But, as usual, I was wrong. Journals do not seem interested in publishing high quality works regardless their size (not saying that mine was a high-quality work, but they don´t know either, they didn´t take the time to check). Journals just want to publish the more papers the better. The editor-in-chief immediately replied

The paper comes across as very long. This means that it will be difficult to find reviewers for the paper. Furthermore, the contribution of the paper will be judged in relation to its length. I would strongly suggest that you try to shorten the paper.

In a posterior email, the editor clarified that by shorten he meant no more than 11.000 words so basically he was asking to remove one third of the paper.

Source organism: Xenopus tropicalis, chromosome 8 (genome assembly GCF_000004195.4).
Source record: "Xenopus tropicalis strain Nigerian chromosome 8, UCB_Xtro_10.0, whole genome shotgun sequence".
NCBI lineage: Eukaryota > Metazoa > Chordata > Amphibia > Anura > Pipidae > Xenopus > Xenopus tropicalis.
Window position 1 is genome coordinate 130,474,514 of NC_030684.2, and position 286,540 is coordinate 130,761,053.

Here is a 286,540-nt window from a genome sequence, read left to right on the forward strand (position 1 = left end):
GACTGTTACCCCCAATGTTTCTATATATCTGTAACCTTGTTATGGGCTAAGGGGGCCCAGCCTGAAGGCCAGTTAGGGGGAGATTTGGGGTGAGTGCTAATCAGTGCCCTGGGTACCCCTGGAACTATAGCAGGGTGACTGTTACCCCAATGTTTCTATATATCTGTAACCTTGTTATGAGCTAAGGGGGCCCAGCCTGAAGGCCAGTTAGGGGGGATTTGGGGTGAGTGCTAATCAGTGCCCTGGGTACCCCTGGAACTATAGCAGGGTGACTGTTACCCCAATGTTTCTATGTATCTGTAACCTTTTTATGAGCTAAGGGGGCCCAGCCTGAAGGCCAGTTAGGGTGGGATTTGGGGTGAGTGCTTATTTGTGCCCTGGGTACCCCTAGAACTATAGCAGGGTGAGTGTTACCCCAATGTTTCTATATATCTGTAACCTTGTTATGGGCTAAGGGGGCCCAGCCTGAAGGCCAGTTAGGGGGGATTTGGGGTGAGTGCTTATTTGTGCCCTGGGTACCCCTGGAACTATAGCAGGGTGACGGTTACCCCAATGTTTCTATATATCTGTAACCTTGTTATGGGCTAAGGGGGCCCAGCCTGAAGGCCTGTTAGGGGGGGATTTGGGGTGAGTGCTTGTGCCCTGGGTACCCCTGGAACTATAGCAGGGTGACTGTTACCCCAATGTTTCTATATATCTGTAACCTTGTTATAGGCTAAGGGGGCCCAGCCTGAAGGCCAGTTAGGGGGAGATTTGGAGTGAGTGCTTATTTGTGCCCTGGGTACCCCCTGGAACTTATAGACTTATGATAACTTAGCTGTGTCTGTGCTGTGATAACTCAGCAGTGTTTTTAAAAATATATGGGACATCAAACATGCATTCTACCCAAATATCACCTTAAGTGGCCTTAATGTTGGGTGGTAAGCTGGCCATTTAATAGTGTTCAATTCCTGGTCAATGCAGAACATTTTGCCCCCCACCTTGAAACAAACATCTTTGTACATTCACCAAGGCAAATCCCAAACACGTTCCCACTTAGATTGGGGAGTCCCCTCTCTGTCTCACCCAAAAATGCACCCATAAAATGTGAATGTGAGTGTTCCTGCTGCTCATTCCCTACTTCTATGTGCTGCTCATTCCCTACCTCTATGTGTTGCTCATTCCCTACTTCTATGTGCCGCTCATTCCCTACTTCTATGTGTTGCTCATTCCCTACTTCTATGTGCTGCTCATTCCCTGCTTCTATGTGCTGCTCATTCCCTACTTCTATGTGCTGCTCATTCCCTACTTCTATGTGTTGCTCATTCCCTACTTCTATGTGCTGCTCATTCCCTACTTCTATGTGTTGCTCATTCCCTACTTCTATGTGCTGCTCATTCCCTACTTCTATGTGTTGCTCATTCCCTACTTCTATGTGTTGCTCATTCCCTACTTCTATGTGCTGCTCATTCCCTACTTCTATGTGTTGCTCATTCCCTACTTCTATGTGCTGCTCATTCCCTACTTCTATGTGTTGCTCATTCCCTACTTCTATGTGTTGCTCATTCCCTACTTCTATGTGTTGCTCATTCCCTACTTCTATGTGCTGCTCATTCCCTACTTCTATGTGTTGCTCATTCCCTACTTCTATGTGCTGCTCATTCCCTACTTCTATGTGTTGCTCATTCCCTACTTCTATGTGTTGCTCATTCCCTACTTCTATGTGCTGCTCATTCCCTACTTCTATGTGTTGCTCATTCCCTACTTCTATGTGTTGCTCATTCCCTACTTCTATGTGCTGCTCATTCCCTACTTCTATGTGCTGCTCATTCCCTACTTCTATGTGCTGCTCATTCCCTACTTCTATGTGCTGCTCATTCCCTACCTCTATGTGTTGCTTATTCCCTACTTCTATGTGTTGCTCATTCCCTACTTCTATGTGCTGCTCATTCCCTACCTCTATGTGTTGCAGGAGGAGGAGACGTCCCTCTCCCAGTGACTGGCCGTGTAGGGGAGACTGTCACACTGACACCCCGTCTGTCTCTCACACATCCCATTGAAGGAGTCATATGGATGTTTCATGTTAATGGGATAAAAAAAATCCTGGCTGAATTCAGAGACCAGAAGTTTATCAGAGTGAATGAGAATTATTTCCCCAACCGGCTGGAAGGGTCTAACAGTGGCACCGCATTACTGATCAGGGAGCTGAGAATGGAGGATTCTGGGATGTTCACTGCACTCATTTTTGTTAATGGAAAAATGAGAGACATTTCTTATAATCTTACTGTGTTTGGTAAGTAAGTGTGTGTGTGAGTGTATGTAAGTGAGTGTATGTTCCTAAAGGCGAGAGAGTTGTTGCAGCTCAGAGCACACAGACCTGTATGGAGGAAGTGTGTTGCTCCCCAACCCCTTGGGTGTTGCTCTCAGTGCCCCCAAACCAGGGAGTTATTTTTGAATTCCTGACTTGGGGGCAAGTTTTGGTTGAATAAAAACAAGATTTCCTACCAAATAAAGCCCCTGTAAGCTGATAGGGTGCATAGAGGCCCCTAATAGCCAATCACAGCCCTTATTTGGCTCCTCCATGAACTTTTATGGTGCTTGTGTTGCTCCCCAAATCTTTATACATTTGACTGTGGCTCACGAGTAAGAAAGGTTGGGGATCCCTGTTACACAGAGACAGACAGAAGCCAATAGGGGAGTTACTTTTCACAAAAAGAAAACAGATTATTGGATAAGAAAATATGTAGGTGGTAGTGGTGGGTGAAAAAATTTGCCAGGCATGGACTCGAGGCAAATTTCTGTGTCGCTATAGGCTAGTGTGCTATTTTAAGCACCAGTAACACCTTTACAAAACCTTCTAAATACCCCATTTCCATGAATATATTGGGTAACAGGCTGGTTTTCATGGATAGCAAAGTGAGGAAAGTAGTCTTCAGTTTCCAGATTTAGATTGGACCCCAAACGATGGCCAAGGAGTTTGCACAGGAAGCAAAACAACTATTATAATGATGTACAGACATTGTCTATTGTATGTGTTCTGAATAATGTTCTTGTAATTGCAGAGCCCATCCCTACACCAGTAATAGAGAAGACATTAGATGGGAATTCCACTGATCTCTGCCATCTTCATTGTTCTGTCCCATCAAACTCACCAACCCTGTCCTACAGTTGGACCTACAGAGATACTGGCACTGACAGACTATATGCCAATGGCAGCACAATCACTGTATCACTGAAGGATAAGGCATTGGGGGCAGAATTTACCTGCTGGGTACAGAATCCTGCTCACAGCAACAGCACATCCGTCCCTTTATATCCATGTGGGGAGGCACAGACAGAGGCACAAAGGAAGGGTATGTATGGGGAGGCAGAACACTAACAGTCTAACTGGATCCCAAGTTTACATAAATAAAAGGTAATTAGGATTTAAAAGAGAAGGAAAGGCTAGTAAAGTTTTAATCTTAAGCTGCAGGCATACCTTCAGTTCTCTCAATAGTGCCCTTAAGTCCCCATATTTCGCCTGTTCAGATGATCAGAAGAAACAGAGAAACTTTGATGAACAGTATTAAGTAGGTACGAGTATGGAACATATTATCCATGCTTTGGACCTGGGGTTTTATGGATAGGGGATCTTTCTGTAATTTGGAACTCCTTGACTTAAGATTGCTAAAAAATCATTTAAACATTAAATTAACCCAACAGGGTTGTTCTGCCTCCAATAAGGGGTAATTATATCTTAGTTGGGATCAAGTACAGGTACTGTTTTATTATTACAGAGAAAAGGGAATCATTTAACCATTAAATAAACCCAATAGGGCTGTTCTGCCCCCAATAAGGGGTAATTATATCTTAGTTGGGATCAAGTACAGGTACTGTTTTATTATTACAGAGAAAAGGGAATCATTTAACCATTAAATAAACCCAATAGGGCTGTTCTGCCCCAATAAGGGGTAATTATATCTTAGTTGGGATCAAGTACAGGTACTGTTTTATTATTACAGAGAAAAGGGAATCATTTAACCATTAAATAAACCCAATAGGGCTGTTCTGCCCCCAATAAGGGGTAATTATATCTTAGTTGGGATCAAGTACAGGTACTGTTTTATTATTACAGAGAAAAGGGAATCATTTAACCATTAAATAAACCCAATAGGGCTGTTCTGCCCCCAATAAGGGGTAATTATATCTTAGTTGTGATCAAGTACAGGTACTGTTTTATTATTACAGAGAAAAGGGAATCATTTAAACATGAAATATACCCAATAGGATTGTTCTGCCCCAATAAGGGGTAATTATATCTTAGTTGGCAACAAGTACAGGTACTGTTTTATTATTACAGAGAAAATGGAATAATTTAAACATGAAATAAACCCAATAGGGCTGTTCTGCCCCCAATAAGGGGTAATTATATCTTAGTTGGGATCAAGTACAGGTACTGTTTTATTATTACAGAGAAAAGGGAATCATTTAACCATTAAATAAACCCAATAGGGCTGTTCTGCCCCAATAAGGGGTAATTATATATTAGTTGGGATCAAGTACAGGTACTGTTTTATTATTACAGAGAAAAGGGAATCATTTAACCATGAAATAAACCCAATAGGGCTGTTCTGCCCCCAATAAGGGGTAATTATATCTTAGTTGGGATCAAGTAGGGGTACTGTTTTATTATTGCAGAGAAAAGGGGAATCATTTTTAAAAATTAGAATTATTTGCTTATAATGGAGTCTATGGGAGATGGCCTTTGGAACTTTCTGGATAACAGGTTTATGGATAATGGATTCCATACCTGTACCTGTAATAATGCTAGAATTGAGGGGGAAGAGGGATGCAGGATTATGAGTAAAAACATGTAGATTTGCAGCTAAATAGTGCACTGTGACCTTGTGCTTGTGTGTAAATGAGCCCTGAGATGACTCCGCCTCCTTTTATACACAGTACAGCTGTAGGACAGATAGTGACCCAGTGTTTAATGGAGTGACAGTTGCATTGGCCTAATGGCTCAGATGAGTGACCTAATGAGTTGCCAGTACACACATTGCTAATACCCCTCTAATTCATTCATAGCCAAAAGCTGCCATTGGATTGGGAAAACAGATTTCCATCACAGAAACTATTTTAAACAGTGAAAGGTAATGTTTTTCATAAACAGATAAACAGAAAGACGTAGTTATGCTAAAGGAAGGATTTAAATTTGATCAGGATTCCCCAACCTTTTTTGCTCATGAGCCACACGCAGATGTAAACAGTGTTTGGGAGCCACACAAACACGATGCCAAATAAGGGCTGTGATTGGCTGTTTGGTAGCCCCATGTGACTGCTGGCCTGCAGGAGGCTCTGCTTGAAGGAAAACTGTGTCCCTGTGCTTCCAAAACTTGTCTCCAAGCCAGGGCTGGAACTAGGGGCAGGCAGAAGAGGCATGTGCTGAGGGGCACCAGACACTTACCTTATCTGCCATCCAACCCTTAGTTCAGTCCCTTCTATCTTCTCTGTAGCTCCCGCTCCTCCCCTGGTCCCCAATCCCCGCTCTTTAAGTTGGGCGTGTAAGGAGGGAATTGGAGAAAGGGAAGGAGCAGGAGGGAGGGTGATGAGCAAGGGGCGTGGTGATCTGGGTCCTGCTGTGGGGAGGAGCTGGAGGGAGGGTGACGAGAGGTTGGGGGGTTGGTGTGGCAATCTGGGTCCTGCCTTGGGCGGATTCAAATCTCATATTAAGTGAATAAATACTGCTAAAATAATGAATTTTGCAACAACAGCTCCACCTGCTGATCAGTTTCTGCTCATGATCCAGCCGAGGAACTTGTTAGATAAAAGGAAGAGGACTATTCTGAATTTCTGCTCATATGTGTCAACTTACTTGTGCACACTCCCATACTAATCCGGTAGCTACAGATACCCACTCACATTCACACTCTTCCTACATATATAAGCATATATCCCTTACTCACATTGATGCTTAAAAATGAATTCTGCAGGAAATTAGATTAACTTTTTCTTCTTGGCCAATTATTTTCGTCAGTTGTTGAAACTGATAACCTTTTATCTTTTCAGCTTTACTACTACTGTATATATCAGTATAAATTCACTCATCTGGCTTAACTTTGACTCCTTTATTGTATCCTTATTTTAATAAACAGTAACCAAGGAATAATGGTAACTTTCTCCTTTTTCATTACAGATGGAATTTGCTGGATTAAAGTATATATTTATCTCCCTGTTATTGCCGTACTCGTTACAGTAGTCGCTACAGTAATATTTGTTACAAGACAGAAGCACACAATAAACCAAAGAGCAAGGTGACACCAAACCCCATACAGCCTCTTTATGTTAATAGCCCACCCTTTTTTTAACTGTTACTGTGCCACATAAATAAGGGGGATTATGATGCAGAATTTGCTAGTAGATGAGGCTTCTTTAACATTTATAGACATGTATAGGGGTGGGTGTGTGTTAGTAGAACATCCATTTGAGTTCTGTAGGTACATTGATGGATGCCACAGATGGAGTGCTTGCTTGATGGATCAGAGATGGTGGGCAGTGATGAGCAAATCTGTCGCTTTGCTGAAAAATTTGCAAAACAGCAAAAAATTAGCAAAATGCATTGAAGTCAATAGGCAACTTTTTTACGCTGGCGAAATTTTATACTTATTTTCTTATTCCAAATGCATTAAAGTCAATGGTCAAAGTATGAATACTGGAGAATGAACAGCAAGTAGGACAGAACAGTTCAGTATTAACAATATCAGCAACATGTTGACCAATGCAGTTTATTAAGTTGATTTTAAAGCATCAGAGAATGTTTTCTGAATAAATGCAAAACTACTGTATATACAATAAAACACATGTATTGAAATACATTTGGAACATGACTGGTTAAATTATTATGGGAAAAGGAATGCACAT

And it turns out this is a common requirement. The ACM TOSEM journal says:

Extremely long submissions — as a general rule, those that exceed approximately 11,000 words — may be returned without review at the discretion of the editor-in-chief. If placed into the review process, such submissions are not guaranteed review or publication in a timely fashion.

Since when a 11.000 words paper is an extremely long submission? Researchers always say that it´s a bad practice to publish only small increments over previously published works but journals are forcing us to do exactly that and stick to the minimum 30% novelty rule. Specially now that conference papers are following the complete opposite path and get larger and larger (many conferences now accept papers up to 18-20 pages in LNCS format).

And yes, there is an answer to my initial question. I could publish the complete research work in an open repository like arXiv but, unfortunately, that’s not a valid option for my student.

(btw, if you wondered what happened with the paper, we managed to reduce it to 12.500 words, it’s now a worse paper but hopefully still good enough to be published, and at least this time the editor sent it out for review).